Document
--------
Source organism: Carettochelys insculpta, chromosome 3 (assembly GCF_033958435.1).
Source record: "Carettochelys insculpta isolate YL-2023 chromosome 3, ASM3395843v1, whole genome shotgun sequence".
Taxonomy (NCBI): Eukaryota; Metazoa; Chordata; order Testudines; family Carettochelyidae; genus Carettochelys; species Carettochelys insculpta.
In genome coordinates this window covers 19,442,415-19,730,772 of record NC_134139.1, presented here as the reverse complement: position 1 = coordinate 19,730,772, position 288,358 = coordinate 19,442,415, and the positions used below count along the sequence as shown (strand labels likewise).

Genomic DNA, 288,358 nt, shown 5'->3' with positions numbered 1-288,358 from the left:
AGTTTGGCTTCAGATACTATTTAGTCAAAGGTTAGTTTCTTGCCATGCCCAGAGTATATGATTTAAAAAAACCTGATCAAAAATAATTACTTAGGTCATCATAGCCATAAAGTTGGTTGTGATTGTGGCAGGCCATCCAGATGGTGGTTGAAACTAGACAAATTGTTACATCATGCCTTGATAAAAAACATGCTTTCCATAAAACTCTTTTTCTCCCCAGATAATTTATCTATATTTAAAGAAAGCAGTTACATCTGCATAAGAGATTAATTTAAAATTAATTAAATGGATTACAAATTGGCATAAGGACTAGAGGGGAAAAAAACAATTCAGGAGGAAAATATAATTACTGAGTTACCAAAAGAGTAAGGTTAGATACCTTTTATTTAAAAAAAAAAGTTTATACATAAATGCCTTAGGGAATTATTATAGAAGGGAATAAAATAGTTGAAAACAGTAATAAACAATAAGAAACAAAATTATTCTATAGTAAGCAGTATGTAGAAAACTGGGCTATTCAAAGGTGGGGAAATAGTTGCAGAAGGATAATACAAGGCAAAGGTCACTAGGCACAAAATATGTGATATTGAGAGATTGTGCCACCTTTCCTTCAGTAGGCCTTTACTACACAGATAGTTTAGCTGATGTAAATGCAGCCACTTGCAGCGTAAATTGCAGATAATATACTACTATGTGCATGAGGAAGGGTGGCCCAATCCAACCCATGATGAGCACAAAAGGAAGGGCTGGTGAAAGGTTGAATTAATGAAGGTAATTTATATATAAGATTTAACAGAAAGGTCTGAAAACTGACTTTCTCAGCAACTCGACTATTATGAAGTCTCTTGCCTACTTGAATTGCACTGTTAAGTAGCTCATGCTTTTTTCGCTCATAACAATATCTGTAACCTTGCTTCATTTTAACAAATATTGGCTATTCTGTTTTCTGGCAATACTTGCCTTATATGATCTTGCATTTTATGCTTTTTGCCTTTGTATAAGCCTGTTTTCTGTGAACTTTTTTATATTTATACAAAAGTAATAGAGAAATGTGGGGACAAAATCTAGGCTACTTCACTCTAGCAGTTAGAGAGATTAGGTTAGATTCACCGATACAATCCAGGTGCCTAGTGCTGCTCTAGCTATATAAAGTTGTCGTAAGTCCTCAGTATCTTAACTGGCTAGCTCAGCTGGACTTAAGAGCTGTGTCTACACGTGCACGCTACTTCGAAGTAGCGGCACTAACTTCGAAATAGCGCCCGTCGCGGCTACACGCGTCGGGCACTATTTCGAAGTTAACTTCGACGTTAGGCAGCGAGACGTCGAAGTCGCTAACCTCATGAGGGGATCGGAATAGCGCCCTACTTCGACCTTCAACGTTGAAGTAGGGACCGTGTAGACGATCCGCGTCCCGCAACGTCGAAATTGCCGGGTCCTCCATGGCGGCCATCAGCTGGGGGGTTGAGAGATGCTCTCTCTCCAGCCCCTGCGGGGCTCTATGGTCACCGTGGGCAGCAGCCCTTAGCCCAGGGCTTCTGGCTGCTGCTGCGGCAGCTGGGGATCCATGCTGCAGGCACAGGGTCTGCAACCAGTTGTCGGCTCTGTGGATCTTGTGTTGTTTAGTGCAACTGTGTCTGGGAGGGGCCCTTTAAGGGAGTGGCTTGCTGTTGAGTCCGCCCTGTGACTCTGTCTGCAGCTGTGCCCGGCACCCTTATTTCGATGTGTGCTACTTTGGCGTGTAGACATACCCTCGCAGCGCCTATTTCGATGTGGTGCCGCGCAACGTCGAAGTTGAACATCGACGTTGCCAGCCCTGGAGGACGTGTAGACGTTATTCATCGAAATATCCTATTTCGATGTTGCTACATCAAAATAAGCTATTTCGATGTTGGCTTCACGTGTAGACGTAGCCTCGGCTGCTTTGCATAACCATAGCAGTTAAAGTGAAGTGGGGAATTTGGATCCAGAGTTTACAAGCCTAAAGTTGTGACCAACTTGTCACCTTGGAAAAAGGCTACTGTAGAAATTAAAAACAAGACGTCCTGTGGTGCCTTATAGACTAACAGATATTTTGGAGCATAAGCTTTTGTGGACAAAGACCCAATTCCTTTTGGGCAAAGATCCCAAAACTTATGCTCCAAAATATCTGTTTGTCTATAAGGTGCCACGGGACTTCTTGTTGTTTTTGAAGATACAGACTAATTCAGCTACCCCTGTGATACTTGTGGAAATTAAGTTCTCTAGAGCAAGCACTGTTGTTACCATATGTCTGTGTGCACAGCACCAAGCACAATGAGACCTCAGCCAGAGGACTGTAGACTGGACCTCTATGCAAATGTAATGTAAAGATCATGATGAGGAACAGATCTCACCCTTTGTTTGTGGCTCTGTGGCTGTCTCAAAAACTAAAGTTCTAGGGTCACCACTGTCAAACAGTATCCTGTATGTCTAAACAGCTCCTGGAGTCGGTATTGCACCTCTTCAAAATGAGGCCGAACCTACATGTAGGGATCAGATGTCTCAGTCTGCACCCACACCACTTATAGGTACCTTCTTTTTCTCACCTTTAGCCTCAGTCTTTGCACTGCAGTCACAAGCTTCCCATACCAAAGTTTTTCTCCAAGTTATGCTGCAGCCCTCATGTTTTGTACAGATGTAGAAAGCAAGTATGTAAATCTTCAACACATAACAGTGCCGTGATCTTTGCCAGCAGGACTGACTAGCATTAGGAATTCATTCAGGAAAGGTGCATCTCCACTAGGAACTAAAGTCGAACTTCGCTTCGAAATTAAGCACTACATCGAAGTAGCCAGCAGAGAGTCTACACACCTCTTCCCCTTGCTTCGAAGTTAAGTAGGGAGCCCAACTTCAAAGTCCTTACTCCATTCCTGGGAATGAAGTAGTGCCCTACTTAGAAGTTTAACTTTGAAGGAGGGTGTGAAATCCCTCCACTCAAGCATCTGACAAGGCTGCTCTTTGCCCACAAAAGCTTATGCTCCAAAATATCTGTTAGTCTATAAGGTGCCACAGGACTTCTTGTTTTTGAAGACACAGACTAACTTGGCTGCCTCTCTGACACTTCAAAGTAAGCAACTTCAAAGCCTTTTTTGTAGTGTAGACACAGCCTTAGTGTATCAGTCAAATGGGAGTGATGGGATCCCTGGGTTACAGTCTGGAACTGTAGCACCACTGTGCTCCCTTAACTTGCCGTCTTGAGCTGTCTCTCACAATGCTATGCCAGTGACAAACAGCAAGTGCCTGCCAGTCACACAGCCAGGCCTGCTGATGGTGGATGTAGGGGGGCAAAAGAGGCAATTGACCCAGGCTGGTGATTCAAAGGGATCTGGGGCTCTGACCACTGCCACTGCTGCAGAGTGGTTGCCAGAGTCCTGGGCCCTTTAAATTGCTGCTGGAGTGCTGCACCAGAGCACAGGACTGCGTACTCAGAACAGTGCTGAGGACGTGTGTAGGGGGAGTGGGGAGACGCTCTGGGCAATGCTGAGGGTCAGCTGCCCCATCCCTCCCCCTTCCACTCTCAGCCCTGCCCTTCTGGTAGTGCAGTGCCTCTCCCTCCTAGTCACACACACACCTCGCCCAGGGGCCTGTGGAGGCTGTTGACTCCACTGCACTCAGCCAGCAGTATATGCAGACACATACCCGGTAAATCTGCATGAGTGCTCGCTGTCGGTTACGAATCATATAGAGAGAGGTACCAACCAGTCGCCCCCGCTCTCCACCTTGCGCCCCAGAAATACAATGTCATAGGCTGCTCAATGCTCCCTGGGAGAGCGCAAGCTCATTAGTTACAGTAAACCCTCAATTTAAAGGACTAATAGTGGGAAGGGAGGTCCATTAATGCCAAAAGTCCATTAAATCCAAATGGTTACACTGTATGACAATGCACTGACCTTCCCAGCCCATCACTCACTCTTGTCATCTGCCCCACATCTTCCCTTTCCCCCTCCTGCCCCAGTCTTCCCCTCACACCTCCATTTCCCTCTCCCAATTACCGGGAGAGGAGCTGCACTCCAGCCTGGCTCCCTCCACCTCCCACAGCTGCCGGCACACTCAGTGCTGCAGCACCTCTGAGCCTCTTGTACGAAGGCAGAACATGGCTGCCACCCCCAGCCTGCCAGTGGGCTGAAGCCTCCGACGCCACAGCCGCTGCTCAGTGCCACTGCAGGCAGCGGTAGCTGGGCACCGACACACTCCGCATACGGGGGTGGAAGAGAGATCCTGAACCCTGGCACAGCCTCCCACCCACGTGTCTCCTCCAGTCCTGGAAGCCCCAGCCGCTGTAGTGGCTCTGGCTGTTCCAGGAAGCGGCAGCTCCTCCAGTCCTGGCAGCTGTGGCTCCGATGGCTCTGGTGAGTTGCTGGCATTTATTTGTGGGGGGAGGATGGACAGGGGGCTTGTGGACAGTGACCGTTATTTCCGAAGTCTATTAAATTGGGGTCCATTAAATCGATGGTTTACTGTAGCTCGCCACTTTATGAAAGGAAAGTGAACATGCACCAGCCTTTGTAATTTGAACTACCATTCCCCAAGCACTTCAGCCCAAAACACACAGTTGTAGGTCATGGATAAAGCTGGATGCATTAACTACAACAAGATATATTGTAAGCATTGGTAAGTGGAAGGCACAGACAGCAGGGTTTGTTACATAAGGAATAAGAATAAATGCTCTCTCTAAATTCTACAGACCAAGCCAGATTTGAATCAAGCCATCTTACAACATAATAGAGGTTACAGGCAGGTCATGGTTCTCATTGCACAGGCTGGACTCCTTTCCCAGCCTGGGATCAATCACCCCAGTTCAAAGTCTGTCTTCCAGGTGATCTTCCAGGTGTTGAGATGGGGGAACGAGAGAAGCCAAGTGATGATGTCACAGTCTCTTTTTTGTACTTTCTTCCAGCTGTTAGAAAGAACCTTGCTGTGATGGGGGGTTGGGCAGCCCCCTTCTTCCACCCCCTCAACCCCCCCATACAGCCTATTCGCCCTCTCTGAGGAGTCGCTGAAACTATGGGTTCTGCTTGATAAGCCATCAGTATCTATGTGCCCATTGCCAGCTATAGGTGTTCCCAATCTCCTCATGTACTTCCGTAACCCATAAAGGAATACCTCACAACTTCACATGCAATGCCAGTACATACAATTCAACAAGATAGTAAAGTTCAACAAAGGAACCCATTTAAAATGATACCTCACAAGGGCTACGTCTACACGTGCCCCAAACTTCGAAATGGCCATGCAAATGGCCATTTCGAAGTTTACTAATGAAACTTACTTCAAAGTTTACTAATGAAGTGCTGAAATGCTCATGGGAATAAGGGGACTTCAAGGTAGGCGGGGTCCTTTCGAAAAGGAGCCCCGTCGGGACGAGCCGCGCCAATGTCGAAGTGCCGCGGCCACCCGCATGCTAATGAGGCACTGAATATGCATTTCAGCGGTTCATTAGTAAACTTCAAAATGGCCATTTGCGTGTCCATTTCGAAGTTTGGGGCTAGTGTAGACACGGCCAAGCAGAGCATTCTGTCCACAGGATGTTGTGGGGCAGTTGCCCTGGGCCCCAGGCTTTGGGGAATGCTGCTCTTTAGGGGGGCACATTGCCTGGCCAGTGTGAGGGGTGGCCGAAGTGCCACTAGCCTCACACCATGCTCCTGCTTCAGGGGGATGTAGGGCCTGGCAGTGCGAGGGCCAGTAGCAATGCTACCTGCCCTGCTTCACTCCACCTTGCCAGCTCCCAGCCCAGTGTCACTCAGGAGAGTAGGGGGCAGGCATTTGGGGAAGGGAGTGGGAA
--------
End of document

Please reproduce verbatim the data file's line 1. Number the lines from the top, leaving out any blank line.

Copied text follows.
Source organism: Carettochelys insculpta, chromosome 3 (assembly GCF_033958435.1).